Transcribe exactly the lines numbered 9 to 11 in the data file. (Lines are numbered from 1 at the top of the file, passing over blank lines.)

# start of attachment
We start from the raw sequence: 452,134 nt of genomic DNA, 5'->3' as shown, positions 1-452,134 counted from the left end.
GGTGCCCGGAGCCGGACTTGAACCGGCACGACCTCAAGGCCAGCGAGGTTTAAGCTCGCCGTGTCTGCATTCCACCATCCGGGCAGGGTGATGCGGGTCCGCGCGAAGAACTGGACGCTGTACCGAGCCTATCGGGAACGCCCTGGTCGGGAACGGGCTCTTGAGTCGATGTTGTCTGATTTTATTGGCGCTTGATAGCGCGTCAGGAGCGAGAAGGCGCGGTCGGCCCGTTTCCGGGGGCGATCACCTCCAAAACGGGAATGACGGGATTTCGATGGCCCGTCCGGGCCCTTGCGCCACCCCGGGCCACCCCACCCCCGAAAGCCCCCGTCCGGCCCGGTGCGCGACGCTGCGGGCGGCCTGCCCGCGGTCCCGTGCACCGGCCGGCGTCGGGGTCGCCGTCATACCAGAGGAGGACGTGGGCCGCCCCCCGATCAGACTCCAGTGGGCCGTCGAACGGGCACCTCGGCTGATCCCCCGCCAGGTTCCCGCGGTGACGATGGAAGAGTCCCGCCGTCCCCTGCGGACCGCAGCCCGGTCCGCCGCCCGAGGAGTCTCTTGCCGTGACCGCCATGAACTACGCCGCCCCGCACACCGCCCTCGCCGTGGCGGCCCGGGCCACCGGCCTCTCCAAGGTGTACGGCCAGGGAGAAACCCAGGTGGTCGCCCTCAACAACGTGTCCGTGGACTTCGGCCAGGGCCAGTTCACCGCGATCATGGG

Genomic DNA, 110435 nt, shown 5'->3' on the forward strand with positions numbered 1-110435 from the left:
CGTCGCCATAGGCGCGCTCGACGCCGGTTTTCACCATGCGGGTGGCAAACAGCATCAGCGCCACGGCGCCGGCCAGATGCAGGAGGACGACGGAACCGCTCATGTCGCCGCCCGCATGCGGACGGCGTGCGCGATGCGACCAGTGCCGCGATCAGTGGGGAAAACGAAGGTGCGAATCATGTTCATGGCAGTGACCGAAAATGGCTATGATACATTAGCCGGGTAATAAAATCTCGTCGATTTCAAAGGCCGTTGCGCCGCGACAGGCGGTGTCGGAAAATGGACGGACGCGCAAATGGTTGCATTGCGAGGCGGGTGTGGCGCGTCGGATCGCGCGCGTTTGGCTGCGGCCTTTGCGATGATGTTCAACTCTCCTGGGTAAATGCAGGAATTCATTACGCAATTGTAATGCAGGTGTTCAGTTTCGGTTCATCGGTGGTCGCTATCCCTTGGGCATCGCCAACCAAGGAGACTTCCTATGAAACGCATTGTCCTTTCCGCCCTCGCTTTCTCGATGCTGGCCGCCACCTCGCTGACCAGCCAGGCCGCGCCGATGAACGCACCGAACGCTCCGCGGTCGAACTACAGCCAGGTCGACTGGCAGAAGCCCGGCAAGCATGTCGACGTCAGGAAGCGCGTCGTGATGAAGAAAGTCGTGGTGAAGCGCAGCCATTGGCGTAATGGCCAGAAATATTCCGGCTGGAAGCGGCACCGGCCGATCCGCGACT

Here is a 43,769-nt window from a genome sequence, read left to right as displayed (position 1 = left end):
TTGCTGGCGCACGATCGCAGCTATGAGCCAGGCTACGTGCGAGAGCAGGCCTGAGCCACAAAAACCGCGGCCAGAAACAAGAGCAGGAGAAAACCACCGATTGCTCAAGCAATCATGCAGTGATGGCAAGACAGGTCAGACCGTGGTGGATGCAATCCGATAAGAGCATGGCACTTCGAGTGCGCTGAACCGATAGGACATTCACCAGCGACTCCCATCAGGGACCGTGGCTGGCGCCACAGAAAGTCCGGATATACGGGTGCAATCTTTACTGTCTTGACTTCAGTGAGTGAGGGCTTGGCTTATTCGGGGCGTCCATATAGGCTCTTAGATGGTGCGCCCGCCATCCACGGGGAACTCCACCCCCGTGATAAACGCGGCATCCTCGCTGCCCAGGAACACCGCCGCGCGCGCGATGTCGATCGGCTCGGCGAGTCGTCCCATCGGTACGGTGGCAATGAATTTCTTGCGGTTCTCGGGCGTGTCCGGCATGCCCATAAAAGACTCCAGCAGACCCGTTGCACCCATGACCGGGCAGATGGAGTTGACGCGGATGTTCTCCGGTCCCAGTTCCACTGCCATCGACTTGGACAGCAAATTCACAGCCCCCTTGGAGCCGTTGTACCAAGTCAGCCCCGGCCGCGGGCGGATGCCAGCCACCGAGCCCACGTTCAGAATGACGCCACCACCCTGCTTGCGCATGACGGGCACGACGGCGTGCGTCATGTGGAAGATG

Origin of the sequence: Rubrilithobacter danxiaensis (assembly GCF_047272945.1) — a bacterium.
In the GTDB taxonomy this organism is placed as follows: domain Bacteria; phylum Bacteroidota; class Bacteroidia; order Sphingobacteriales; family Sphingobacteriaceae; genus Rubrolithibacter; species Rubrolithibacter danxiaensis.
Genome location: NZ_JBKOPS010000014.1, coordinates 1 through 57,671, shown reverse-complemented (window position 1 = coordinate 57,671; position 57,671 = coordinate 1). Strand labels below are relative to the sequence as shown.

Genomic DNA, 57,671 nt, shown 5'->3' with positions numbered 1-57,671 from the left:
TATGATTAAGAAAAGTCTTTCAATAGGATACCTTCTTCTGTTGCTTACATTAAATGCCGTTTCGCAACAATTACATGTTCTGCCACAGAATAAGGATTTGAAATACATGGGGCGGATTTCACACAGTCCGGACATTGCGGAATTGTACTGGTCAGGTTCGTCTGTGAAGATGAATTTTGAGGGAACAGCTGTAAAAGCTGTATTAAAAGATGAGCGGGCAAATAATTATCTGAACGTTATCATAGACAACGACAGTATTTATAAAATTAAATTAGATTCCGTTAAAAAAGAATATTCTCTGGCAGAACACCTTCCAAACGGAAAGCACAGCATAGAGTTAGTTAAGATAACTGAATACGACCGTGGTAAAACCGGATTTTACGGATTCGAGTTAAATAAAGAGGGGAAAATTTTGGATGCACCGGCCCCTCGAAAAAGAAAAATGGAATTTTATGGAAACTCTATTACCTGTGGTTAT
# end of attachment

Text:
Genome location: NZ_JBKOPS010000014.1, coordinates 1 through 57,671, shown reverse-complemented (window position 1 = coordinate 57,671; position 57,671 = coordinate 1). Strand labels below are relative to the sequence as shown.

Genomic DNA, 57,671 nt, shown 5'->3' with positions numbered 1-57,671 from the left:
TATGATTAAGAAAAGTCTTTCAATAGGATACCTTCTTCTGTTGCTTACATTAAATGCCGTTTCGCAACAATTACATGTTCTGCCACAGAATAAGGATTTGAAATACATGGGGCGGATTTCACACAGTCCGGACATTGCGGAATTGTACTGGTCAGGTTCGTCTGTGAAGATGAATTTTGAGGGAACAGCTGTAAAAGCTGTATTAAAAGATGAGCGGGCAAATAATTATCTGAACGTTATCATAGACAACGACAGTATTTATAAAATTAAATTAGATTCCGTTAAAAAAGAATATTCTCTGGCAGAACACCTTCCAAACGGAAAGCACAGCATAGAGTTAGTTAAGATAACTGAATACGACCGTGGTAAAACCGGATTTTACGGATTCGAGTTAAATAAAGAGGGGAAAATTTTGGATGCACCGGCCCCTCGAAAAAGAAAAATGGAATTTTATGGAAACTCTATTACCTGTGGTTAT